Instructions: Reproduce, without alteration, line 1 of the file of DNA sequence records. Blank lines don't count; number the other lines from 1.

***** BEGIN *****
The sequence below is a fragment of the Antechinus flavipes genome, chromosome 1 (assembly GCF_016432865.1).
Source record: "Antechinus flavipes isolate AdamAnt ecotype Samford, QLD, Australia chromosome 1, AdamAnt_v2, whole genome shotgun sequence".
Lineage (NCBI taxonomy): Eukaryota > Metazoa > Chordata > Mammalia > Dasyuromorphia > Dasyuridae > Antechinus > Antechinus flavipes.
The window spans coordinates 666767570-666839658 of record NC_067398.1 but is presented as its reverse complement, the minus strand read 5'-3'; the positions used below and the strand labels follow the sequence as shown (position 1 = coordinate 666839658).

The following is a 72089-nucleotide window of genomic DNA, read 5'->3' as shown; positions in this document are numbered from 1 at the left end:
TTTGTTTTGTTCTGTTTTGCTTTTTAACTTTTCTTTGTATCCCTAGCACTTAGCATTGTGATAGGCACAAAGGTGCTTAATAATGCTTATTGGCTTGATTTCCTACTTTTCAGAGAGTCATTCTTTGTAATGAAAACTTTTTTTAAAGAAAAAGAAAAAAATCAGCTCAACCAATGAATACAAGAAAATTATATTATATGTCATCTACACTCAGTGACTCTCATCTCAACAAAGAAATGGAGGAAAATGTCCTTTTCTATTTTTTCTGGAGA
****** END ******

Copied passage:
The sequence below is a fragment of the Antechinus flavipes genome, chromosome 1 (assembly GCF_016432865.1).